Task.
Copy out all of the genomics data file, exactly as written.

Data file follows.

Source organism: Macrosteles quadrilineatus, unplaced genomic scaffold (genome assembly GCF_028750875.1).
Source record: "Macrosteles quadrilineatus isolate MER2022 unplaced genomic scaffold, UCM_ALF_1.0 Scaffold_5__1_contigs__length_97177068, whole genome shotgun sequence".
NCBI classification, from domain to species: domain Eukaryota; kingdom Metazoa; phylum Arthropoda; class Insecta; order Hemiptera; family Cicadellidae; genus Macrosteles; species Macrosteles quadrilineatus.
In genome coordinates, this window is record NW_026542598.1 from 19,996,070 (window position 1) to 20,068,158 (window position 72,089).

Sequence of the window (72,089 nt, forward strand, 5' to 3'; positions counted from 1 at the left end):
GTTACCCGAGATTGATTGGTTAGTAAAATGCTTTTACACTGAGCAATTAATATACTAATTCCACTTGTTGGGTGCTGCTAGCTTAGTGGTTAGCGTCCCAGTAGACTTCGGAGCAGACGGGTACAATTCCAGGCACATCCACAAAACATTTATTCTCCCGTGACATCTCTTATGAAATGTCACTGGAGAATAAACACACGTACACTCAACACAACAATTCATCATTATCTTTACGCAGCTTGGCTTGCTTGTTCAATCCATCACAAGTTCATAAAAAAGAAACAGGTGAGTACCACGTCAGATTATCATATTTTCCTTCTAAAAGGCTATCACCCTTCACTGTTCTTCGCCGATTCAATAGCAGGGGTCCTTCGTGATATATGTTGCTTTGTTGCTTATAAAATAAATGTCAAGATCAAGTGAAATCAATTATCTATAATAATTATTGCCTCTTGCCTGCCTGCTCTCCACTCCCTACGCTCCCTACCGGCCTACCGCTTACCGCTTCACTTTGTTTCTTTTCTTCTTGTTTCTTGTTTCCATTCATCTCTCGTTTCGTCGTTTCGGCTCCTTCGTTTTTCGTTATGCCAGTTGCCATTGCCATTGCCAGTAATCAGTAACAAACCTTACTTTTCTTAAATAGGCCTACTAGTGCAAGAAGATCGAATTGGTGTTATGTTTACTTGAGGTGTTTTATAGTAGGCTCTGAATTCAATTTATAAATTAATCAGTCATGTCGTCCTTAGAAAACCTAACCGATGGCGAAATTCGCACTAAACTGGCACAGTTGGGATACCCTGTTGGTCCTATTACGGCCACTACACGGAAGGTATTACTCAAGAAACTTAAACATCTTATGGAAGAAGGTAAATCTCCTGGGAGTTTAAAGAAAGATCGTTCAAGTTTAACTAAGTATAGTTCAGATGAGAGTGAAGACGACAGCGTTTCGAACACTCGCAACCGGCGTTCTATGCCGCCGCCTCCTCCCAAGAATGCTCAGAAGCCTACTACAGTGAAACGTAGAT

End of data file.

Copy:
Source organism: Macrosteles quadrilineatus, unplaced genomic scaffold (genome assembly GCF_028750875.1).
Source record: "Macrosteles quadrilineatus isolate MER2022 unplaced genomic scaffold, UCM_ALF_1.0 Scaffold_5__1_contigs__length_97177068, whole genome shotgun sequence".
NCBI classification, from domain to species: domain Eukaryota; kingdom Metazoa; phylum Arthropoda; class Insecta; order Hemiptera; family Cicadellidae; genus Macrosteles; species Macrosteles quadrilineatus.
In genome coordinates, this window is record NW_026542598.1 from 19,996,070 (window position 1) to 20,068,158 (window position 72,089).

Sequence of the window (72,089 nt, forward strand, 5' to 3'; positions counted from 1 at the left end):
GTTACCCGAGATTGATTGGTTAGTAAAATGCTTTTACACTGAGCAATTAATATACTAATTCCACTTGTTGGGTGCTGCTAGCTTAGTGGTTAGCGTCCCAGTAGACTTCGGAGCAGACGGGTACAATTCCAGGCACATCCACAAAACATTTATTCTCCCGTGACATCTCTTATGAAATGTCACTGGAGAATAAACACACGTACACTCAACACAACAATTCATCATTATCTTTACGCAGCTTGGCTTGCTTGTTCAATCCATCACAAGTTCATAAAAAAGAAACAGGTGAGTACCACGTCAGATTATCATATTTTCCTTCTAAAAGGCTATCACCCTTCACTGTTCTTCGCCGATTCAATAGCAGGGGTCCTTCGTGATATATGTTGCTTTGTTGCTTATAAAATAAATGTCAAGATCAAGTGAAATCAATTATCTATAATAATTATTGCCTCTTGCCTGCCTGCTCTCCACTCCCTACGCTCCCTACCGGCCTACCGCTTACCGCTTCACTTTGTTTCTTTTCTTCTTGTTTCTTGTTTCCATTCATCTCTCGTTTCGTCGTTTCGGCTCCTTCGTTTTTCGTTATGCCAGTTGCCATTGCCATTGCCAGTAATCAGTAACAAACCTTACTTTTCTTAAATAGGCCTACTAGTGCAAGAAGATCGAATTGGTGTTATGTTTACTTGAGGTGTTTTATAGTAGGCTCTGAATTCAATTTATAAATTAATCAGTCATGTCGTCCTTAGAAAACCTAACCGATGGCGAAATTCGCACTAAACTGGCACAGTTGGGATACCCTGTTGGTCCTATTACGGCCACTACACGGAAGGTATTACTCAAGAAACTTAAACATCTTATGGAAGAAGGTAAATCTCCTGGGAGTTTAAAGAAAGATCGTTCAAGTTTAACTAAGTATAGTTCAGATGAGAGTGAAGACGACAGCGTTTCGAACACTCGCAACCGGCGTTCTATGCCGCCGCCTCCTCCCAAGAATGCTCAGAAGCCTACTACAGTGAAACGTAGAT